I know it might sound like we were making a rash decision which I think is probably what our parents thought when we called them and told them. But we just didn’t think it was worth staying and spending money somewhere we weren’t happy when we’d worked so hard to come Travelling. We headed for dinner around 9ish after talking to both our parents and decided we would leave the following day. We headed upstairs for dinner which was again delicious and got chatting to a group of people mainly from England but also a guy from Detroit who it turns out lives close to the place we work during summer so we had loads to talk about. It was good to be able to sit and have a conversation with like minded people who seemed to be having the same overwhelming experience that we were. One woman said that whilst she had been on the metro She had been groped by an Indian man, and taken to some random mans house when she got on a tuktuk. The couple said that they had also been taken to the ‘tourism office’ and then followed by a tuktuk  driver who wouldn’t leave them alone. It did make me feel a little bit better to hear that we were all in the same boat and feeling the same. However all of the group were only going to be in India for a matter of days not weeks like we had planned. We ended up chatting until 11pm before we headed back to the room to look for flights and destinations. We did think twice after speaking to other people but then we thought about tommorow when we would be on our own going through the same thing and decided to go ahead with leaving. We quickly started going through destinations that were close to southeast aisa as our next stop after India was Cambodia. We couldn’t go to Cambodia or Vietnam because this would ruin our plans for the rest of our trip because of the visa restrictions, we thought about Bali and we’re pretty much sold until we checked the weather… tropical storm. We even thought about Australia but because we have a working visa for later in the year and going in on a tourist visa would void that working visa so that was a no. We eventually checked the visa requirements for Thailand and found we could enter more than once for a 30 day period so Thailand it was! We then spent the next few hours trying to figure out which part would be cheapest to fly to and stay in. We settled on Koh Samui and booked a hotel for the whole 2 weeks and decided we would just relax as we would be going back to Thailand later in our trip. Eventually around 4am we had our hotel sorted, bags packed and flights booked for 2pm that day. We grabbed a few hours sleep before we had to check out at 10 and grabbed a taxi to the airport where we again stood in lines for hours to check in and get through security. We arrived over 3 hours before our flight and by the time we were through security it was already boarding. We grabbed a McDonald’s on the way past as we were starving and ran for the gate. Safely in our seats we were both pretty happy to be getting out of there after a very long few days.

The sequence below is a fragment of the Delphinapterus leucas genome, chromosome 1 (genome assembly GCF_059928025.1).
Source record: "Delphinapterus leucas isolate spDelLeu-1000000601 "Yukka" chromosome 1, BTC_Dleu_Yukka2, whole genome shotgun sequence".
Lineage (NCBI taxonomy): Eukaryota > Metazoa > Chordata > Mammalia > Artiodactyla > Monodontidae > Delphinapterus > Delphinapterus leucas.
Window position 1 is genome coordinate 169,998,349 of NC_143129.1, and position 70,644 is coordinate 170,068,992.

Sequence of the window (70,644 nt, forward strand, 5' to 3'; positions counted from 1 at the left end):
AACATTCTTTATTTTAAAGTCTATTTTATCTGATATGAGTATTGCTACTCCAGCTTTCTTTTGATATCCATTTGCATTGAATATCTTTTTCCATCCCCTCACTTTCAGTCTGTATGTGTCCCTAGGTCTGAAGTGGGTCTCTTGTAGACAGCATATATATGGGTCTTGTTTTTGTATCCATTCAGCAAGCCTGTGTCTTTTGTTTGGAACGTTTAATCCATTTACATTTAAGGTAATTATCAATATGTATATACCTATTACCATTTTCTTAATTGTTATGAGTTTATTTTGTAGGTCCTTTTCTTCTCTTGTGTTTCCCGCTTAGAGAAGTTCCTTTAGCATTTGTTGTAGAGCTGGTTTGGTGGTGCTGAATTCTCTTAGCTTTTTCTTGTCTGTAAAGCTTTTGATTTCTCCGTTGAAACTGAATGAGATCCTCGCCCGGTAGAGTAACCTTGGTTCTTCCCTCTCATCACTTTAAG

I’m not trying to put anyone off going to India because I’m sure some parts are amazing it just wasn’t for us at all. It sucks because we both feel like we’ve failed and we hate quitting but there’s no point continuing to do something that makes you unhappy. I think that if we had gone with an organised tour or group like an sta or intrepid trip we might have felt differently but it’s definitely something we couldn’t do on our own.

Anyways on to the next part of our trip, an unexpected trip to Koh Samui.

R x

One thought on “India: In 36 Hours

  1. I think you did the right thing in leaving. What’s the point in being somewhere on holiday and you feel uneasy. It takes courage to say no and move on so we very happy you did .It’s not giving up or failing it’s simply re thinking when faced with the reality and making appropriate decisions that suit you both. So onwards and upwards and what a fab time you’ve had in koh Samui.
    Love you both xxx